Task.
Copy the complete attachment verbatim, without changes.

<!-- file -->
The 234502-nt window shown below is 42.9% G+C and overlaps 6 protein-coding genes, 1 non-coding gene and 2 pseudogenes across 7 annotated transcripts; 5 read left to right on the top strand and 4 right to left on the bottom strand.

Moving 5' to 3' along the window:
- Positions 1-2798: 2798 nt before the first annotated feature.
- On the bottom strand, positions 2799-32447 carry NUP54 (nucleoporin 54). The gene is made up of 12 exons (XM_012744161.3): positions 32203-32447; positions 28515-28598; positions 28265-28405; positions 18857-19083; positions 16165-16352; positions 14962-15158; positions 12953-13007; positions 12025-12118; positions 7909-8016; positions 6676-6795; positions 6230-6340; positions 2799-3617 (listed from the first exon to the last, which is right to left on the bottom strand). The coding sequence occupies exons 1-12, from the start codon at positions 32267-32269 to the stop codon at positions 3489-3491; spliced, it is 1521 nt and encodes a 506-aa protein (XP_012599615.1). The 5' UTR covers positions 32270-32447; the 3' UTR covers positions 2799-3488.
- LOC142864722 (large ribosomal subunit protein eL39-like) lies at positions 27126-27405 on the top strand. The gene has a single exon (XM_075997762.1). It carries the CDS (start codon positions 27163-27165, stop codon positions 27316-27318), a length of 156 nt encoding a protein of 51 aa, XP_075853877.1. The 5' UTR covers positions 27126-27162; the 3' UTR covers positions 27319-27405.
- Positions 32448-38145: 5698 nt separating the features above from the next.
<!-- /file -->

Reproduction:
The 234502-nt window shown below is 42.9% G+C and overlaps 6 protein-coding genes, 1 non-coding gene and 2 pseudogenes across 7 annotated transcripts; 5 read left to right on the top strand and 4 right to left on the bottom strand.

Moving 5' to 3' along the window:
- Positions 1-2798: 2798 nt before the first annotated feature.
- On the bottom strand, positions 2799-32447 carry NUP54 (nucleoporin 54). The gene is made up of 12 exons (XM_012744161.3): positions 32203-32447; positions 28515-28598; positions 28265-28405; positions 18857-19083; positions 16165-16352; positions 14962-15158; positions 12953-13007; positions 12025-12118; positions 7909-8016; positions 6676-6795; positions 6230-6340; positions 2799-3617 (listed from the first exon to the last, which is right to left on the bottom strand). The coding sequence occupies exons 1-12, from the start codon at positions 32267-32269 to the stop codon at positions 3489-3491; spliced, it is 1521 nt and encodes a 506-aa protein (XP_012599615.1). The 5' UTR covers positions 32270-32447; the 3' UTR covers positions 2799-3488.
- LOC142864722 (large ribosomal subunit protein eL39-like) lies at positions 27126-27405 on the top strand. The gene has a single exon (XM_075997762.1). It carries the CDS (start codon positions 27163-27165, stop codon positions 27316-27318), a length of 156 nt encoding a protein of 51 aa, XP_075853877.1. The 5' UTR covers positions 27126-27162; the 3' UTR covers positions 27319-27405.
- Positions 32448-38145: 5698 nt separating the features above from the next.